'A' body Mopar [Valiant, Chellenger Cuda Duster etc] used bar on the front that the lower wishbone pivot doubled as the 'drive' for the bar which ran back under the inner footwells to a large crossmember with a large hexagonal that in turn drives the 'stop' which is adjustable for ride height.
Many makes and models use a version of this, actually a cheap way of using a simple double wishbone suspension. Most versions of this have a ride height adjuster at the chassis end of the bar which is very handy for very simple ride height changes.
Bad points are is ride quality and road noise are transmitted into the car as well as being quite difficult to remove the bar. And ofcourse very hard to change spring rate which is done by getting a bigger/ stiffer bar or softer as the case maybe.

My pics show the Landcruiser IFS version which has the splined bracket bolted to lower wishbone and the other end of the bar with the adjuster. Pic 3-4

The other pics show how this can be adapted into a longitudional rear torsion bar setup for speedway. In this case of my 49y/o Speedway Supermodified using what was then industry standard on many midgets and SuperMods. Using Morris Minor front torsion bars mounted inside the chassis with the front of the bar mounted to the chassis with the stop/ ride height adjuster facing down. Pic 2 and 4.The next pic shows the rear end of the bar with the modified Morris torsion arm facing down at about 45 degrees Pic 5 where it then has a pullrod up to the front of the diff tube. Pic 5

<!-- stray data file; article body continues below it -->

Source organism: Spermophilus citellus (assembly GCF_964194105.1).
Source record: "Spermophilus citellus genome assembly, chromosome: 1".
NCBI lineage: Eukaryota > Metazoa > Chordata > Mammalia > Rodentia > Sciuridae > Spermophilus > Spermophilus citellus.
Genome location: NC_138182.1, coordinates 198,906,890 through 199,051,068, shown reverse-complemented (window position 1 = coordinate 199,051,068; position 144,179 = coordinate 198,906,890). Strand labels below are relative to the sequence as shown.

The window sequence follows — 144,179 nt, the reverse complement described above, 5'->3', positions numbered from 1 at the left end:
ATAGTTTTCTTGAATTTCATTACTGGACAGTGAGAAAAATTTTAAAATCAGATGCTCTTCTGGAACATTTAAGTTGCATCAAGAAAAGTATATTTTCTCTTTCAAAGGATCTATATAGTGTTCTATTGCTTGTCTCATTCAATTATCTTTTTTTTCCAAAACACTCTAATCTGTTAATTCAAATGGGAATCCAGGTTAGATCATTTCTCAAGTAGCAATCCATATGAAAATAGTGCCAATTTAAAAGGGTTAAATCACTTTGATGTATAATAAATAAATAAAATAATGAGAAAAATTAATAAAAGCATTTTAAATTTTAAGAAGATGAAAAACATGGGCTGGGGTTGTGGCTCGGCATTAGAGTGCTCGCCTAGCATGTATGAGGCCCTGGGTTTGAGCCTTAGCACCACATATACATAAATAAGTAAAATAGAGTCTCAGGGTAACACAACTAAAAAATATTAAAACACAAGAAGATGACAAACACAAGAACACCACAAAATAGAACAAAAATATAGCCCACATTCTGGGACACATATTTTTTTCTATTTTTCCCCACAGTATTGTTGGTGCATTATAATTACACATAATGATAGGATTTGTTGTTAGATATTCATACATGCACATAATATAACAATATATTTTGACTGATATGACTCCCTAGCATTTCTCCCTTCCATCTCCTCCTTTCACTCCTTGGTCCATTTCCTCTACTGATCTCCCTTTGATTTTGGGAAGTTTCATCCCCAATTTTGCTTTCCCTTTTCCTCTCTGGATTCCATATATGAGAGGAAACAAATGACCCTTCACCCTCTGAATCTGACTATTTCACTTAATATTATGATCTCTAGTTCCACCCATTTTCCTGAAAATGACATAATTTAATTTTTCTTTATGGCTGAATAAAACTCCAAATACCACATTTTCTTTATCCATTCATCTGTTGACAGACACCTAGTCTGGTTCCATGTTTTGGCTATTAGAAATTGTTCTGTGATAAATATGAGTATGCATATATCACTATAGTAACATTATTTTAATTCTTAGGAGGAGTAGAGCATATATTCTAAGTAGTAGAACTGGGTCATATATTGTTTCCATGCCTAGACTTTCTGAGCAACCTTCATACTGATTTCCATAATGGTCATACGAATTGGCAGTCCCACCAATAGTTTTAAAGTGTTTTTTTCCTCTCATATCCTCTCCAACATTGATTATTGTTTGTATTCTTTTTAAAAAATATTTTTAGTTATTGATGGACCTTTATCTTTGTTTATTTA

The vast majority of modern Speedway F500, Midget and Sprintcar use what is known as cross bar.
The front and rear of the chassis has two torsion tubes full width of the chassis. The adjuster/ stop for set up is on the opposite end to the arms, at least a foot long that simply slide on the axle. Pic1
Because of the scale of production these are all quite cheap parts. Torsion bars are generally gun drilled and come in a range of lengths and rateIMG_20171204_111553661_HDR.jpg

IMG_20171204_104033578.jpg

IMG_20171204_100230214.jpg

IMG_20171204_100240946.jpg

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#23 Nathan

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Posted 07 December 2017 - 18:23

 

As a result I am also now shown as the progenitor of the thread, not Nathan (who is keeping suspiciously quiet!) and am suffering the shame of being a torsion bar ignoramus.  I may never be able to show my face here again.  So it's not all bad......  ;)